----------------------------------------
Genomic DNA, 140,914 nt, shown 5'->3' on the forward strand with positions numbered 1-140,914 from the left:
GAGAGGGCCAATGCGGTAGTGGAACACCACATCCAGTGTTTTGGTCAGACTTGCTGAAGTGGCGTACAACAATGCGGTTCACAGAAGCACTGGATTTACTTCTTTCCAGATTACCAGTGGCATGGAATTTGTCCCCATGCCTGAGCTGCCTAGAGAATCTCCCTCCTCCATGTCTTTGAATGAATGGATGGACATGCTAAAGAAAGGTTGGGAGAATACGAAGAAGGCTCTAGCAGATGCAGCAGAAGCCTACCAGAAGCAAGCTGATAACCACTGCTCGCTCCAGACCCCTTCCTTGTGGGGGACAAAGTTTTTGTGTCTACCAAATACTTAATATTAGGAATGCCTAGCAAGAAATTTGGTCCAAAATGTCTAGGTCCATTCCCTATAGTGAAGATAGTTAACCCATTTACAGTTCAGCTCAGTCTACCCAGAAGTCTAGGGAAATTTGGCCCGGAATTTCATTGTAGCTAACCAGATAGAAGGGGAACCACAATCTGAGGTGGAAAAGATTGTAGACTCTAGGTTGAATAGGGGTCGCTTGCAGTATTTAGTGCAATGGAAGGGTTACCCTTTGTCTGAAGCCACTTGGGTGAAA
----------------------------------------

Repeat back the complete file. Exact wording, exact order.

Genomic DNA, 140,914 nt, shown 5'->3' on the forward strand with positions numbered 1-140,914 from the left:
GAGAGGGCCAATGCGGTAGTGGAACACCACATCCAGTGTTTTGGTCAGACTTGCTGAAGTGGCGTACAACAATGCGGTTCACAGAAGCACTGGATTTACTTCTTTCCAGATTACCAGTGGCATGGAATTTGTCCCCATGCCTGAGCTGCCTAGAGAATCTCCCTCCTCCATGTCTTTGAATGAATGGATGGACATGCTAAAGAAAGGTTGGGAGAATACGAAGAAGGCTCTAGCAGATGCAGCAGAAGCCTACCAGAAGCAAGCTGATAACCACTGCTCGCTCCAGACCCCTTCCTTGTGGGGGACAAAGTTTTTGTGTCTACCAAATACTTAATATTAGGAATGCCTAGCAAGAAATTTGGTCCAAAATGTCTAGGTCCATTCCCTATAGTGAAGATAGTTAACCCATTTACAGTTCAGCTCAGTCTACCCAGAAGTCTAGGGAAATTTGGCCCGGAATTTCATTGTAGCTAACCAGATAGAAGGGGAACCACAATCTGAGGTGGAAAAGATTGTAGACTCTAGGTTGAATAGGGGTCGCTTGCAGTATTTAGTGCAATGGAAGGGTTACCCTTTGTCTGAAGCCACTTGGGTGAAA